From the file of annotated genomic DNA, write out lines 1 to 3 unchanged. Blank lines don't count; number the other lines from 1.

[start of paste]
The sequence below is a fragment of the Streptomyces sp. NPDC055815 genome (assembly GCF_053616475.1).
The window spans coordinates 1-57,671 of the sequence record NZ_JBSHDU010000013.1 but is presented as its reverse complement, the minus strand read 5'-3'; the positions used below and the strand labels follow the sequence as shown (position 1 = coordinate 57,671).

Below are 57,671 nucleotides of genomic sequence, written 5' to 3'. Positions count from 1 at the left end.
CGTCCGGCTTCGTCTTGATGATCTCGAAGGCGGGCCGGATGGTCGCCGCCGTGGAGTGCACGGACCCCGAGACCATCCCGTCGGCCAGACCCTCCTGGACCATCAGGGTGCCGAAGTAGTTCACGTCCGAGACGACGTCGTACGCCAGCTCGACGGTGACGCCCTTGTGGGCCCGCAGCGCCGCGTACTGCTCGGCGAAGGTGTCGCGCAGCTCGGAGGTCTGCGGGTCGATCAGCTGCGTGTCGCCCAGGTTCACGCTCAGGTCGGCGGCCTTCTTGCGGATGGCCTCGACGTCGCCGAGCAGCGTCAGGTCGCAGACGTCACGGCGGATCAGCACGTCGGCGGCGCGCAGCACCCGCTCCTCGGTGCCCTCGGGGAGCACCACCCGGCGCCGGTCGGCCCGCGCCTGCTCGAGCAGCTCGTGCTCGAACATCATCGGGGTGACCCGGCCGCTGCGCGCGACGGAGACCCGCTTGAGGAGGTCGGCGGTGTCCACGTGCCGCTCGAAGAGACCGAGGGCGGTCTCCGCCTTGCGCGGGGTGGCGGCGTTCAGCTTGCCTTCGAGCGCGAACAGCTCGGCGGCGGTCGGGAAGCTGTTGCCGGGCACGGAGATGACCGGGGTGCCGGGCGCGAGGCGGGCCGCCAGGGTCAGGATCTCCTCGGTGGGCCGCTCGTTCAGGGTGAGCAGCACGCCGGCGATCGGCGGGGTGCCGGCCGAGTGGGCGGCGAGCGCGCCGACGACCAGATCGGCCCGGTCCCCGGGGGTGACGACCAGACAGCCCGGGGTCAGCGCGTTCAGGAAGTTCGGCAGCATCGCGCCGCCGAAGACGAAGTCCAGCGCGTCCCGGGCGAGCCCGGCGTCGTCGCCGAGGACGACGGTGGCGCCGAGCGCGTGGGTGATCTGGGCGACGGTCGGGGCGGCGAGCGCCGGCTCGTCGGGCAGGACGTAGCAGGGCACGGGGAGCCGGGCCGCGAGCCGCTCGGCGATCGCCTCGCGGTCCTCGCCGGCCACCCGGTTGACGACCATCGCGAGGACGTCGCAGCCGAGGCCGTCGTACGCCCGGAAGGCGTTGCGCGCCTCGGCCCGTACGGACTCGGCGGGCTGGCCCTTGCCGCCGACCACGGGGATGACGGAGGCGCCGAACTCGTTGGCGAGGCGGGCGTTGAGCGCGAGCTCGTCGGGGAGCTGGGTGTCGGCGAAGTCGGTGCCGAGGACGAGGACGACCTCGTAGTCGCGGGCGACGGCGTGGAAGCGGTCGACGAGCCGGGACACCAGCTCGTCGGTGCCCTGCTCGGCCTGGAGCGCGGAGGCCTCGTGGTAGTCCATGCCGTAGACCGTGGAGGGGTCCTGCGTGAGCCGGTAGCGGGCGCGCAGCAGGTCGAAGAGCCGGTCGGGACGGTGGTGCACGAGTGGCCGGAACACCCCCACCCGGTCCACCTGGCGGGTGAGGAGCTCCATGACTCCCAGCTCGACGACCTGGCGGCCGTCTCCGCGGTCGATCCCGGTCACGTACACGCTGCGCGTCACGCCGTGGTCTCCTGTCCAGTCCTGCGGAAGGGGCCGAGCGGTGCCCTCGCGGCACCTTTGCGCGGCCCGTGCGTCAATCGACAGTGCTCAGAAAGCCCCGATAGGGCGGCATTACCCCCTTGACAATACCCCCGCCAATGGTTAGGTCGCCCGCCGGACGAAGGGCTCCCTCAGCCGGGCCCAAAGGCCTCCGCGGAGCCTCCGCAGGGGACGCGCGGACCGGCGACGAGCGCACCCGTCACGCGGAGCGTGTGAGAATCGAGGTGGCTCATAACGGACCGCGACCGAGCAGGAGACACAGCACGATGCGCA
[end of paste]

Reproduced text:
The sequence below is a fragment of the Streptomyces sp. NPDC055815 genome (assembly GCF_053616475.1).
The window spans coordinates 1-57,671 of the sequence record NZ_JBSHDU010000013.1 but is presented as its reverse complement, the minus strand read 5'-3'; the positions used below and the strand labels follow the sequence as shown (position 1 = coordinate 57,671).

Below are 57,671 nucleotides of genomic sequence, written 5' to 3'. Positions count from 1 at the left end.